Inventive researchers like Gil Binenbaum, MD, MSCE, an attending surgeon in the Division of Ophthalmology at CHOP, look at children’s health problems through different perspectives. His recent work has yielded new insights about retinopathy of prematurity (ROP), a blinding disease of the developing retinal blood vessels in premature babies, and also earned him recognition as recipient of the 2017 Young Investigator Award from the American Association for Pediatric Ophthalmology and Strabismus (AAPOS).
In 2012, Dr. Binenbaum became principal investigator of the Postnatal Growth and ROP (G-ROP) Study Group, a large-scale, multicenter project funded by the National Institutes of Health and headquartered at CHOP. The group, which now spans 41 institutions in the U.S. and Canada, has produced the largest detailed ROP dataset ever created.
G-ROP, which has published research findings in journals such as JAMA Ophthalmology, aims to address a large concern in current ROP screening: Many infants are examined, but only a small percentage actually require treatment.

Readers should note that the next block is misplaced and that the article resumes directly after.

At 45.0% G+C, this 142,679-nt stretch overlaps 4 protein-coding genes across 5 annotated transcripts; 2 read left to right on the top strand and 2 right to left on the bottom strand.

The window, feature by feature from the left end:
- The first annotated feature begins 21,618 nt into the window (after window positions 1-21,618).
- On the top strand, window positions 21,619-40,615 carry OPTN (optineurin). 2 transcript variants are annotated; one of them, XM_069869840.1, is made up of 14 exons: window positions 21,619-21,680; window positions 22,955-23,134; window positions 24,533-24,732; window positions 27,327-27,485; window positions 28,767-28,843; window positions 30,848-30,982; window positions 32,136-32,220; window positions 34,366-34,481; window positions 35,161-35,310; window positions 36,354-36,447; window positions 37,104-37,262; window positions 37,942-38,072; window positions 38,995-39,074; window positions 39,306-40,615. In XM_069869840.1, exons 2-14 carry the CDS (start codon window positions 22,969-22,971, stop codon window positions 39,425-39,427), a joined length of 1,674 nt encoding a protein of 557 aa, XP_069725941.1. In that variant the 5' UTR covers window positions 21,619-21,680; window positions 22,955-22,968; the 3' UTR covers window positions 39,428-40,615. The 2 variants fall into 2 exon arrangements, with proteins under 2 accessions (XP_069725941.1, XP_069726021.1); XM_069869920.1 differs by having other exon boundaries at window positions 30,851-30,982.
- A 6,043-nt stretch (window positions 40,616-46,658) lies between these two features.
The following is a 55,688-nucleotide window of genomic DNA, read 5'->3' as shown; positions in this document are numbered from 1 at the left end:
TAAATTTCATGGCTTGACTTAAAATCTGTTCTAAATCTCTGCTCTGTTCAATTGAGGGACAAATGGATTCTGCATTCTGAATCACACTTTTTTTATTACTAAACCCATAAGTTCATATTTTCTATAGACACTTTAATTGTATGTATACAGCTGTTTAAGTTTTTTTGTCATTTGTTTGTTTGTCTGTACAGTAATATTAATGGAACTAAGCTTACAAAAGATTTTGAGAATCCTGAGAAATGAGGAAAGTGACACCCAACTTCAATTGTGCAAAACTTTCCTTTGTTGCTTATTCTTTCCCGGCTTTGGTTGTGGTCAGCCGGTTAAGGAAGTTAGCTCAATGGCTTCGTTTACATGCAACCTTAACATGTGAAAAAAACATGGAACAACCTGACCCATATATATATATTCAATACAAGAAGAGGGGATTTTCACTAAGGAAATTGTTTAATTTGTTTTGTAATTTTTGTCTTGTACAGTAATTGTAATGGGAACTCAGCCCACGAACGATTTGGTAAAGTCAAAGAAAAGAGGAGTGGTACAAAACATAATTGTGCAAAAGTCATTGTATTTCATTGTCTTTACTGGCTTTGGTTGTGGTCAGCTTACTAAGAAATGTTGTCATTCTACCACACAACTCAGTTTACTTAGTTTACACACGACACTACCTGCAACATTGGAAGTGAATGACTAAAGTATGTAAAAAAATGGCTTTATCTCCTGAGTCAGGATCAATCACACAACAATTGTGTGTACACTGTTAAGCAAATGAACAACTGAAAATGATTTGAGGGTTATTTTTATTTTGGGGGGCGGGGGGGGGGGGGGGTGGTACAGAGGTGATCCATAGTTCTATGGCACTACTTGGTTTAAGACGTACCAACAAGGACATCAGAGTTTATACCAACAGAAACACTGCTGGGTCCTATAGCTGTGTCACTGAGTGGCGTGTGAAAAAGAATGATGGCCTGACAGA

“There are many babies getting exams; those exams can be stressful for the baby, and they are resource-intensive,” said Dr. Binenbaum, who was named the Richard Shafritz Endowed Chair of Ophthalmology Research at CHOP and also is an associate professor of ophthalmology at the Perelman School of Medicine. “We’re quite good at identifying who to treat, but less than 5 percent of those examined actually need to be treated. We’re trying to come up with a better way to decide who to examine — a better way to screen.”
The G-ROP study group developed new evidence-based birth weight, gestational age, and weight gain ROP screening criteria that can reduce the number of infants examined by one-third. Dr. Binenbaum presented these new screening criteria in 2017 at the AAPOS annual meeting where he received the Young Investigator Award.